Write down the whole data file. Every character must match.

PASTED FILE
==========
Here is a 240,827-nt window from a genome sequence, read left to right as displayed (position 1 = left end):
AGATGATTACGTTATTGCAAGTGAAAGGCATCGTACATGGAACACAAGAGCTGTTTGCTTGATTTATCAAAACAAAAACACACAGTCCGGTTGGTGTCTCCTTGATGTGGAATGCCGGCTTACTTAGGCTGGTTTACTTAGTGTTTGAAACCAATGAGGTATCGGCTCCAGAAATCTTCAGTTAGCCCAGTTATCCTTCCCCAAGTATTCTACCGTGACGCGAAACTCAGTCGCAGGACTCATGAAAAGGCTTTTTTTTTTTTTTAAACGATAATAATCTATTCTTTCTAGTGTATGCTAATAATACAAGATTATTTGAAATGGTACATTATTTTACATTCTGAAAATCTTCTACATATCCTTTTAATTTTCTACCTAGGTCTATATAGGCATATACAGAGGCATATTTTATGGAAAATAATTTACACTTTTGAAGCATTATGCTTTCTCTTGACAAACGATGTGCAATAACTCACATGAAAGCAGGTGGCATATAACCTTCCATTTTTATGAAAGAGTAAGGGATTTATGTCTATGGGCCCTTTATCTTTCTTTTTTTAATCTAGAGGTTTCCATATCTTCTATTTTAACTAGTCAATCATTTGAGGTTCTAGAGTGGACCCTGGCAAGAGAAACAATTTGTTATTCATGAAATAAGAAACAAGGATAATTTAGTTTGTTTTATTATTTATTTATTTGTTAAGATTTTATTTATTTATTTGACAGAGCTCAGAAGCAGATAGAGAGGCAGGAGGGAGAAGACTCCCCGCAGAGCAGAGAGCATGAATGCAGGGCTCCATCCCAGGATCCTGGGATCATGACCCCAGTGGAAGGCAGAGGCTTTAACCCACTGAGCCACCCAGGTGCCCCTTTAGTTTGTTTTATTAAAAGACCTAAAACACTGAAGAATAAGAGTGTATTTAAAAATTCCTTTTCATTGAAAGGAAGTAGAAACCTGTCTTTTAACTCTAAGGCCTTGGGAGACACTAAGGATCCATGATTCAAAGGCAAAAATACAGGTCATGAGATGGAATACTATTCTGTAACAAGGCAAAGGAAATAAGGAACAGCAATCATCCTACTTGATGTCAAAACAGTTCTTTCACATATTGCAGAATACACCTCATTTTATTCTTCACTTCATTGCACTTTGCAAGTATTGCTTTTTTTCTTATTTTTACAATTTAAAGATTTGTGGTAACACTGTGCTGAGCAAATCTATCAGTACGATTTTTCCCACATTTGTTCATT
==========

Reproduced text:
Here is a 240,827-nt window from a genome sequence, read left to right as displayed (position 1 = left end):
AGATGATTACGTTATTGCAAGTGAAAGGCATCGTACATGGAACACAAGAGCTGTTTGCTTGATTTATCAAAACAAAAACACACAGTCCGGTTGGTGTCTCCTTGATGTGGAATGCCGGCTTACTTAGGCTGGTTTACTTAGTGTTTGAAACCAATGAGGTATCGGCTCCAGAAATCTTCAGTTAGCCCAGTTATCCTTCCCCAAGTATTCTACCGTGACGCGAAACTCAGTCGCAGGACTCATGAAAAGGCTTTTTTTTTTTTTTAAACGATAATAATCTATTCTTTCTAGTGTATGCTAATAATACAAGATTATTTGAAATGGTACATTATTTTACATTCTGAAAATCTTCTACATATCCTTTTAATTTTCTACCTAGGTCTATATAGGCATATACAGAGGCATATTTTATGGAAAATAATTTACACTTTTGAAGCATTATGCTTTCTCTTGACAAACGATGTGCAATAACTCACATGAAAGCAGGTGGCATATAACCTTCCATTTTTATGAAAGAGTAAGGGATTTATGTCTATGGGCCCTTTATCTTTCTTTTTTTAATCTAGAGGTTTCCATATCTTCTATTTTAACTAGTCAATCATTTGAGGTTCTAGAGTGGACCCTGGCAAGAGAAACAATTTGTTATTCATGAAATAAGAAACAAGGATAATTTAGTTTGTTTTATTATTTATTTATTTGTTAAGATTTTATTTATTTATTTGACAGAGCTCAGAAGCAGATAGAGAGGCAGGAGGGAGAAGACTCCCCGCAGAGCAGAGAGCATGAATGCAGGGCTCCATCCCAGGATCCTGGGATCATGACCCCAGTGGAAGGCAGAGGCTTTAACCCACTGAGCCACCCAGGTGCCCCTTTAGTTTGTTTTATTAAAAGACCTAAAACACTGAAGAATAAGAGTGTATTTAAAAATTCCTTTTCATTGAAAGGAAGTAGAAACCTGTCTTTTAACTCTAAGGCCTTGGGAGACACTAAGGATCCATGATTCAAAGGCAAAAATACAGGTCATGAGATGGAATACTATTCTGTAACAAGGCAAAGGAAATAAGGAACAGCAATCATCCTACTTGATGTCAAAACAGTTCTTTCACATATTGCAGAATACACCTCATTTTATTCTTCACTTCATTGCACTTTGCAAGTATTGCTTTTTTTCTTATTTTTACAATTTAAAGATTTGTGGTAACACTGTGCTGAGCAAATCTATCAGTACGATTTTTCCCACATTTGTTCATT